DEXA bone density testing serves as an aid in diagnosing osteoporosis, osteopenia (low bone density), and in monitoring the effectiveness of treatment. The DEXA bone densitometer uses a small amount of radiation to produce images of the spine and hips. The spine and hips are measured because that is where osteoporotic fractures occur most frequently.
What is a bone density test?
A bone mineral density test measures possible bone loss. DEXA (Dual Energy X-ray Absorptiometry) is a type of bone-mineral density test and is considered the "gold standard" in accuracy and precision of bone-density measurement. The X-ray uses two energy levels. Bones absorb each level differently, and a computer is able to calculate this difference and use it to determine bone density. Bone density measurements focus on bones in the lower spine and both hips, since that is where most osteoporotic fractures occur.
Why do we measure bone density with DEXA?
A healthy exterior appearance does not accurately reflect the strength of the bones underneath. While there are many risk factors associated with the development of osteoporosis, the greatest risk is low bone density. Bone density testing is the best way to detect osteoporosis and can help predict risk of fracture.
How much radiation will I receive?
The amount of X-ray absorbed by the patient is only about 1/10th of that received from a chest X-ray.
What can I expect from the exam?
A bone density exam is a simple and comfortable procedure. The bone densitometer looks like a large, padded examination table. The technologist will enter your name, height, weight, age and ethnicity into the computer before your exam. This information is used to compare your results to a normal reference group.
In most case you will remain in your normal clothing, but metal jewelry, belt buckles, and metal or thick plastic buttons will need to be removed from the area being scanned. You will be asked to lie on your back. The technologist will position your arms and legs. The test is painless and takes less than 10 minutes.
What will the test results tell my healthcare provider?
A computer analyzes results from the DEXA test by determining how much bone mineral is present. Results are given numerically and graphically and are reported as a T-score and a Z-score.
A T-score result compares your bone density to that of the young adult control group and determines your fracture risk, which increases as your bone density falls below normal:
- A normal T-score is above -1
- An osteopenic result is a T-score between -1 and -2.5
- An osteoporosis result is a T-score that is below -2.5
A Z-score compares your results to people of the same age and body size. Because low bone density is common in older adults, the Z-score can be misleading. Doctors will utilize the T-score in making treatment decisions.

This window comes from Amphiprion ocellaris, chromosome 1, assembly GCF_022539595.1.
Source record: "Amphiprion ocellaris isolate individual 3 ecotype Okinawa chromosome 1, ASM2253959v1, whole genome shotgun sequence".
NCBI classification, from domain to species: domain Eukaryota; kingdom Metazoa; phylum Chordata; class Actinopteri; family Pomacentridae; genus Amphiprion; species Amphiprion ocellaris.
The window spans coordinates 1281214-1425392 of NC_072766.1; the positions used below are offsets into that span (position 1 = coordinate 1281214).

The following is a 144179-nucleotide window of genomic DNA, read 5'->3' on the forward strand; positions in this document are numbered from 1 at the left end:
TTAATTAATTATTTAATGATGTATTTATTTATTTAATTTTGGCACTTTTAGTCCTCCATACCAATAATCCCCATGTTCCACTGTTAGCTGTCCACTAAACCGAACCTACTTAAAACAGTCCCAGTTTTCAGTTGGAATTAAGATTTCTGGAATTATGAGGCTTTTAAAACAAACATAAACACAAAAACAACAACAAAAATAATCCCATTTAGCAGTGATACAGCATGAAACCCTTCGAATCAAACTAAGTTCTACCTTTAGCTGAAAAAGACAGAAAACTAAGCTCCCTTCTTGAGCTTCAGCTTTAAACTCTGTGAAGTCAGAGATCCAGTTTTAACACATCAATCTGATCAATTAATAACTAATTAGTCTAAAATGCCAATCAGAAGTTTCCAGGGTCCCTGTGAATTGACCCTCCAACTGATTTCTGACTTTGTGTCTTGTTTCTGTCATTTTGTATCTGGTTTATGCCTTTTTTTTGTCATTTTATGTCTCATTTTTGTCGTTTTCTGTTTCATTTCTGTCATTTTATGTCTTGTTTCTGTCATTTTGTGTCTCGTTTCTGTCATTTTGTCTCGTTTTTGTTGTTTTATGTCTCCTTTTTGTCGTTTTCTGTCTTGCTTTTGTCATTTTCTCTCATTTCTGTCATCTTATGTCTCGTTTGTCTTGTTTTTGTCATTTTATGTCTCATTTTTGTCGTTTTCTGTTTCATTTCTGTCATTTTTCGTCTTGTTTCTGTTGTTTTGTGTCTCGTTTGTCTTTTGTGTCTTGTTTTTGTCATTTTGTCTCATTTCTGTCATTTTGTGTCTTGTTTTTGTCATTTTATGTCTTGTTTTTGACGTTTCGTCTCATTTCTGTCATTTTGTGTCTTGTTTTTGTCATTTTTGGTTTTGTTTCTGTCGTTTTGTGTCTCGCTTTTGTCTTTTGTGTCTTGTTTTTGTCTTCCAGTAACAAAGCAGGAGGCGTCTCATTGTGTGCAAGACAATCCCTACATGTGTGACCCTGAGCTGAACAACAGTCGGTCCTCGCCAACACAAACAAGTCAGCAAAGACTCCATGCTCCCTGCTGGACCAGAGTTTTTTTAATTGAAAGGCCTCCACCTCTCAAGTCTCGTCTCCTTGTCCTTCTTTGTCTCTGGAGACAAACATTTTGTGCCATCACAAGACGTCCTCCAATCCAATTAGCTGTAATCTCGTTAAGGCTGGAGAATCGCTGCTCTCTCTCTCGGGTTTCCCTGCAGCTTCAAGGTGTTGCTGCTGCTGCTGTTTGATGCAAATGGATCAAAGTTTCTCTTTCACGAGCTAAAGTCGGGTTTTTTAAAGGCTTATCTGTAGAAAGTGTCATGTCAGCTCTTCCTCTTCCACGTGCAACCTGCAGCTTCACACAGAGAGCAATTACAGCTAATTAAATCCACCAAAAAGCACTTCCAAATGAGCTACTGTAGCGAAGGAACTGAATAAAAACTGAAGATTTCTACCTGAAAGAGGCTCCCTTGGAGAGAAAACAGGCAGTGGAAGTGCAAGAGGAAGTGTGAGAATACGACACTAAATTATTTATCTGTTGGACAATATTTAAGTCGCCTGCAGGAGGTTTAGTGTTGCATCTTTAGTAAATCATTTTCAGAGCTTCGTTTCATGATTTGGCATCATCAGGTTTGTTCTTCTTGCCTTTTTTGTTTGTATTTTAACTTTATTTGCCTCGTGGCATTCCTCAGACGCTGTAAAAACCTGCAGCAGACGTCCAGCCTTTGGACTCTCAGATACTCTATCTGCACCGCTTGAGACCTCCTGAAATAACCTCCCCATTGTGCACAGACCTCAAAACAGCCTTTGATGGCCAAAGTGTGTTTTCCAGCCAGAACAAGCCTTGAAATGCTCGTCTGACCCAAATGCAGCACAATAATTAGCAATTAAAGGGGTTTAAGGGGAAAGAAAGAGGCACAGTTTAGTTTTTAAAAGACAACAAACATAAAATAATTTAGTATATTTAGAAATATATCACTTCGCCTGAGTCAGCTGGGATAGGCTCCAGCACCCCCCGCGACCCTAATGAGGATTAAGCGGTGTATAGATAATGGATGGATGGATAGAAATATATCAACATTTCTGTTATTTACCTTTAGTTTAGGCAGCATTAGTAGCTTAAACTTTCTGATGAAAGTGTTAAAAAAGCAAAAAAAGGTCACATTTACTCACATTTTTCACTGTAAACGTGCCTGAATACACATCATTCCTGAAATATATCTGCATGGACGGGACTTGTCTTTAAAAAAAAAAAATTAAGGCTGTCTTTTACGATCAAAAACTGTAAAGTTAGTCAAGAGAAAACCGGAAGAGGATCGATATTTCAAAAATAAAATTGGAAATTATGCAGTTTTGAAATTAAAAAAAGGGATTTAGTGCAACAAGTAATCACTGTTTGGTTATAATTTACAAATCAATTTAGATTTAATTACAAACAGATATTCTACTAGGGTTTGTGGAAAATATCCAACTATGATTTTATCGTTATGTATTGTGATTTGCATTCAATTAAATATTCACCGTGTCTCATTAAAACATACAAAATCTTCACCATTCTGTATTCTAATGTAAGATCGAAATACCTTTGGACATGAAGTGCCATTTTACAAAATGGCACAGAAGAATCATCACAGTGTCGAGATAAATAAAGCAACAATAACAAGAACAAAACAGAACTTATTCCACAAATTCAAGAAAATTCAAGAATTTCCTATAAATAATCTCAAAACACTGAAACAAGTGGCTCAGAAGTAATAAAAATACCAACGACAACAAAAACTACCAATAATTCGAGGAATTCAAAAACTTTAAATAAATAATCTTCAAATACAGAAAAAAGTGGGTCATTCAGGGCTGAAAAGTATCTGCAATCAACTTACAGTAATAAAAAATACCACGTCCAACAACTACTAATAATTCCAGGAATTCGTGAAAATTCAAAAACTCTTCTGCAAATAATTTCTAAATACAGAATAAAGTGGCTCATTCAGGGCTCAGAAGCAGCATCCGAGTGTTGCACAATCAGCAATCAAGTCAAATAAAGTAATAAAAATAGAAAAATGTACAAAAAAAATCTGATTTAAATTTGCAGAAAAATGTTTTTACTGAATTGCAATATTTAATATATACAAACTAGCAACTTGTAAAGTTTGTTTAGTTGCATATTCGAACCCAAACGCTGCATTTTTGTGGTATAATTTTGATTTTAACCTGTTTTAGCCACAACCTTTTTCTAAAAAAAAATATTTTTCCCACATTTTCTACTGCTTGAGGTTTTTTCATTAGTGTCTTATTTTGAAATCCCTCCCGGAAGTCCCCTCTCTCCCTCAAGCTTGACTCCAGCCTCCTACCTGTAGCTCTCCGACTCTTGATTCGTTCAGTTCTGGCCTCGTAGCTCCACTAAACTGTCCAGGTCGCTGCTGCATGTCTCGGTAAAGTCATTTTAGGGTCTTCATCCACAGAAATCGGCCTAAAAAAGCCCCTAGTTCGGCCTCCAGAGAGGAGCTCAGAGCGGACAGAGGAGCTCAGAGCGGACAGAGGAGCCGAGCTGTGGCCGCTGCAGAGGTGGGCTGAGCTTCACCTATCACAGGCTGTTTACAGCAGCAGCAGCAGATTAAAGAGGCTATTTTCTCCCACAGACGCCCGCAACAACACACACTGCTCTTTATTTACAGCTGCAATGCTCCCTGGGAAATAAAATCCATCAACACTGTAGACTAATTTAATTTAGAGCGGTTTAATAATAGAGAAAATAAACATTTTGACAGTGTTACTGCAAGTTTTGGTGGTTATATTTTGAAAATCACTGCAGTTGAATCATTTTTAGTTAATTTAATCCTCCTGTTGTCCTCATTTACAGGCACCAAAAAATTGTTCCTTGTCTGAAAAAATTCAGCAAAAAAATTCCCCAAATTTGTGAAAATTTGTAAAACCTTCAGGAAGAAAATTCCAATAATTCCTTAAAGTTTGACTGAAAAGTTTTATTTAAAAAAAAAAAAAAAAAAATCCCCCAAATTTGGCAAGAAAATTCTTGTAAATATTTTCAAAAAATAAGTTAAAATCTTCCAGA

Your healthcare provider might prescribe medication to treat the bone loss identified in your DEXA exam. A repeat DEXA exam in one to two years can help monitor the effectiveness of your treatment.
Who needs a bone density test?
Bone density testing can be used to establish or confirm a diagnosis of osteoporosis and predict future fracture risk. It is the only sure way to determine bone density. The decision to test for bone density should be based on an individual's risk profile.
The National Osteoporosis Foundation's (NOF) guidelines reference postmenopausal women, but younger women who have several risk factors should discuss bone density testing with their health care providers. Strategies can be started to prevent osteoporosis if bone density testing determines bone loss is occurring. Men at risk for bone loss and osteoporosis can also be tested.
The NOF guidelines recommend bone density testing should be performed on:
- All women aged 65 and older regardless of risk factors
- Younger women who are postmenopausal and have one or more risk factors in addition to being white, female and postmenopausal
- Postmenopausal women who experience fractures (to confirm the diagnosis and determine disease severity)
What does Medicare cover?
Medicare covers bone density testing for the following individuals age 65 and older:
- Estrogen-deficient women at clinical risk for osteoporosis
- Individuals with vertebral abnormalities
- Individuals receiving or planning to receive long-term glucocorticoid (steroid) therapy
- Individuals with hyperparathyroidism
- Individuals being monitored to assess the response or efficacy of an approved osteoporosis drug therapy
Medicare permits individuals to repeat bone density testing every two years. Some exceptions do allow for more frequent testing.
How do I schedule a DEXA exam?
Discuss your concerns about osteoporosis with your healthcare provider and obtain an order for the exam. For more information, call the Women's Center at (319) 398-6690. For scheduling, please call (319) 861-7778.